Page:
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Prem Week 10: Man City hang on to Chelsea’s coattails

This weekend’s Premier League games were full of controversy – too much to go through on a case-by-case basis. Ultimately, I don’t believe bad refereeing decisions decide a team’s fate. Withstanding a series of outlandish decisions, if a team needs assistance from a referee to claim a victory then it didn’t do enough.

All fans are biased and bore us to death with their complaints about injustice, and managers are not much better – it's very tiring to watch so many people lying or deluding themselves.

The big game of the weekend was at The Etihad, where Man City beat rivals Man Utd 1-0 to stay within reach of Chelsea, who beat QPR 2-1 the previous day without being at their best. In what was initially a tight game, Chris Smalling was dismissed for two bookable offences, handing the initiative to the home side. United also survived two penalty shouts following careless tackles on Sergio Aguero by Marouane Fellaini.

Aguero nabbed the winner regardless, but Man Utd are showing signs of defensive improvement and, because the Premier League lacks teams of a high calibre, are still well-positioned for a top-four battle despite their worst start for decades.

For me, Fellaini has been the difference in their last two games. Although he’s treading thin ice at times, at least United now have a physical presence in midfield that can also make a difference when defending set pieces.

The other Sunday game saw Spurs visit hapless Aston Villa, beating them 2-1 with two late goals. Villa took the lead through Andreas Wiemann, but Tottenham looked alarmingly toothless despite the sending off of Christian Benteke for raising his hands to Ryan Mason – who might have been sent off himself for pushing his head into the striker’s face. In all honesty, yellow cards for each would have sufficed, but Mason got away scot-free despite his provocation.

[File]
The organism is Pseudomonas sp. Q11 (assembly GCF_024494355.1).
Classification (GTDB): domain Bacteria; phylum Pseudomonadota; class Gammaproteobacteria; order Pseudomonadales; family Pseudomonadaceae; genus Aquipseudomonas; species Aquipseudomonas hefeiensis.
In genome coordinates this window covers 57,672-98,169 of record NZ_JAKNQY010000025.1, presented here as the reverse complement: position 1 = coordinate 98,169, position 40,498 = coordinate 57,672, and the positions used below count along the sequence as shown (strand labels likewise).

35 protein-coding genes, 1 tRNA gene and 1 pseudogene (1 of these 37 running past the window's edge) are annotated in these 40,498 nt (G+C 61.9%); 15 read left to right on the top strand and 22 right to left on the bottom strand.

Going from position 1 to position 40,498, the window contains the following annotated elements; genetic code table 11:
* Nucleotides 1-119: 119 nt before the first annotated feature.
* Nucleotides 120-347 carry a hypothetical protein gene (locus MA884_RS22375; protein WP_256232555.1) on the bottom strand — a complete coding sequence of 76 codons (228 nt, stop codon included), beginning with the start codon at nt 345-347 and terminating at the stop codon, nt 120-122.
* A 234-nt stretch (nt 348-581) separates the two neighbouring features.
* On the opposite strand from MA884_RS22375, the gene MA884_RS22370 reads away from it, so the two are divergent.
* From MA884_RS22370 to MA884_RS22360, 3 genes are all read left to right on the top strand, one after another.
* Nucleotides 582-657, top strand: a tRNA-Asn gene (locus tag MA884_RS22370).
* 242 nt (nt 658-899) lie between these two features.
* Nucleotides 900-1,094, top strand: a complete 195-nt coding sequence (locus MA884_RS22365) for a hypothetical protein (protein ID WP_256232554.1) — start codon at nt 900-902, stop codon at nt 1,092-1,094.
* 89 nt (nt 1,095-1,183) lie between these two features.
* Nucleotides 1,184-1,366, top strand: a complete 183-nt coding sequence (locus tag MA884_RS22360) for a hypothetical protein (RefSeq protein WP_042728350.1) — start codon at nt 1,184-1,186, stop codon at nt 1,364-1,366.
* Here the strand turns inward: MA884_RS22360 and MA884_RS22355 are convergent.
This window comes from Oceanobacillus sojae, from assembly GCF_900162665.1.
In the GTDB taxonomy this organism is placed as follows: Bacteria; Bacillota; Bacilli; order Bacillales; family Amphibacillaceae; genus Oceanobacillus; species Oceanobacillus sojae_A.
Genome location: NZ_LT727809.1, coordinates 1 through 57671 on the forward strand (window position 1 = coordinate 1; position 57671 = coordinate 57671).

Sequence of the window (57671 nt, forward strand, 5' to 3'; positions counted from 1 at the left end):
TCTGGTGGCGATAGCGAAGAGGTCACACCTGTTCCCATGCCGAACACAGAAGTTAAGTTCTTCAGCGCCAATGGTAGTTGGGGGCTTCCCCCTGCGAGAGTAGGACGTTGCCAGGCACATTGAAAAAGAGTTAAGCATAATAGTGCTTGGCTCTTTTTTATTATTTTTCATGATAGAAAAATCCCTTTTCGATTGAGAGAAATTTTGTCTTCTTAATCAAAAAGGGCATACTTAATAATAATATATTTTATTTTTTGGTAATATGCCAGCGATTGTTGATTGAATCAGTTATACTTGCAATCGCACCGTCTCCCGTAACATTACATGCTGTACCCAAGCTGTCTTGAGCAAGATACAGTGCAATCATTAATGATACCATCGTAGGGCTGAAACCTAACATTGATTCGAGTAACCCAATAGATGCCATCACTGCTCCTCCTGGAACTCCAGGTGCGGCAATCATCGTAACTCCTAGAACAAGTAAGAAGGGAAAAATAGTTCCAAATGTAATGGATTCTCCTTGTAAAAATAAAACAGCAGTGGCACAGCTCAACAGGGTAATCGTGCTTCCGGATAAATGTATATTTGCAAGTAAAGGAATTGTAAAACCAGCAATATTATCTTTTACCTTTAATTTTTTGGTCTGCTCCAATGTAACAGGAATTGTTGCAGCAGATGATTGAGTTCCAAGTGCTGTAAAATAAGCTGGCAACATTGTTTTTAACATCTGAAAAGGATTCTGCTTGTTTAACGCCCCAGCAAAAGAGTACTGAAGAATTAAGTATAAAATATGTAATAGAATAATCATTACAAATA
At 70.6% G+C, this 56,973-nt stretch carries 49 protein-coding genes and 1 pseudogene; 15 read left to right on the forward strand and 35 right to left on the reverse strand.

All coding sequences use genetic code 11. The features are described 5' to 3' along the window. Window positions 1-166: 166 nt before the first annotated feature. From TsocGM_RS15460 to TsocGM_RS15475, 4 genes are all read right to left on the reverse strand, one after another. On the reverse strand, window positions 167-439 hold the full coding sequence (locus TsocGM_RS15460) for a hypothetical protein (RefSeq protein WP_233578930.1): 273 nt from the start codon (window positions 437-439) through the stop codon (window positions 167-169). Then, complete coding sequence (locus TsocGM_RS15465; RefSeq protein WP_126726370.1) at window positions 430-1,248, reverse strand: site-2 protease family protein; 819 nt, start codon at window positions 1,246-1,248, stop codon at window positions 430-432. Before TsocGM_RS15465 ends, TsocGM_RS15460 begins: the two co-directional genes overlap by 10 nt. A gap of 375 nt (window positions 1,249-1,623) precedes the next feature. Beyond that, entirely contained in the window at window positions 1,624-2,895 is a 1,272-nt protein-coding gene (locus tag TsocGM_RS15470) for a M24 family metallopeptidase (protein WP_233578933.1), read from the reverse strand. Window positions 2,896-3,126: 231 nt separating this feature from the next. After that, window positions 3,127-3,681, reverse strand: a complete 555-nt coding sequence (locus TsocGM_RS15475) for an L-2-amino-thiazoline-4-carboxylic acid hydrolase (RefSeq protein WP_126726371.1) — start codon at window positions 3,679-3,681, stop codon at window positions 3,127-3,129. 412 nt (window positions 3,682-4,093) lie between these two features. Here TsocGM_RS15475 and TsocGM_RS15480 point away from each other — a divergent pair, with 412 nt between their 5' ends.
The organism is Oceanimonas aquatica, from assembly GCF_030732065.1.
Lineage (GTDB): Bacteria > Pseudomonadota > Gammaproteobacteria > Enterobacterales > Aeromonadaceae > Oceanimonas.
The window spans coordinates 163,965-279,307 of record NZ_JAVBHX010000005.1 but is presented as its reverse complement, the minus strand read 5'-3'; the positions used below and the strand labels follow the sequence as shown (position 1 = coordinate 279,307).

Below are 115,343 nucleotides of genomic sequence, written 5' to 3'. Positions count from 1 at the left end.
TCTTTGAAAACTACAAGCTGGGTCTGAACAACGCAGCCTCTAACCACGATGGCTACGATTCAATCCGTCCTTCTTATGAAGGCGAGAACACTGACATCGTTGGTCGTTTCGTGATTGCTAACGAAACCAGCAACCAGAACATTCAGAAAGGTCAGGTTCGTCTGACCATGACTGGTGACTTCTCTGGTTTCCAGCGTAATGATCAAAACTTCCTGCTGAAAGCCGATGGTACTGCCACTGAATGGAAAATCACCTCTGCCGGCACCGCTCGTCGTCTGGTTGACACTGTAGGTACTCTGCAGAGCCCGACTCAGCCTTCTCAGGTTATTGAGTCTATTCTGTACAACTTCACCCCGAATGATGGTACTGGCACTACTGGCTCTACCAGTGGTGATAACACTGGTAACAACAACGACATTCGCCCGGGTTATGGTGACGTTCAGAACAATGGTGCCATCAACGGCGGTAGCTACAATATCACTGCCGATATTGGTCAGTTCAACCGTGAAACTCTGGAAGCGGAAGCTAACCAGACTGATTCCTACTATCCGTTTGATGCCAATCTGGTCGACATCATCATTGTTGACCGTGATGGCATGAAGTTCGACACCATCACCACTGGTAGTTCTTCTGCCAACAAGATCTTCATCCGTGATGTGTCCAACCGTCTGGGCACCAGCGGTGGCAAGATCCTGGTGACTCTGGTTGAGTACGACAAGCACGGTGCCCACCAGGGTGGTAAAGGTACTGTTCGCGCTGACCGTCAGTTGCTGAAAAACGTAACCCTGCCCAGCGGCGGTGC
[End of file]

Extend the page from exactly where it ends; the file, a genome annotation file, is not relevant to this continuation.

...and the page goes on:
At the moment it’s hard to believe Roberto Soldado was ever a prolific striker; a decimal point would need to be placed in the middle of his £26m transfer fee in order to achieve a sale. The game itself was low on quality, and although Villa were unlucky to concede a deflected free-kick in the last minute, they only have themselves to blame for failing to mark Nacer Chadli at a corner.

On the Saturday, Newcastle’s excellent form continued with a 1-0 home victory over Liverpool, who conceded another daft goal due to an individual error from Alberto Moreno. As age catches up with him, Stephen Gerrard is looking increasingly peripheral at Liverpool. One wonders whether manager Brendan Rodgers would be better served only starting the 34-year-old in home games.

A 0-0 draw between Everton and Swansea drew controversy when Antolin Alcaraz performed a diving save in his own box, although from the referee’s angle it may have looked as though the ball took a ricochet off his knee.

Elsewhere, brilliant Southampton won again, 1-0 at Hull, after Victor Wanyama seized on goalkeeper Eldin Jakupovic’s poor clearance with a 40-yard strike. Southampton should have won by three or four, but have only conceded five goals this season, so one was enough.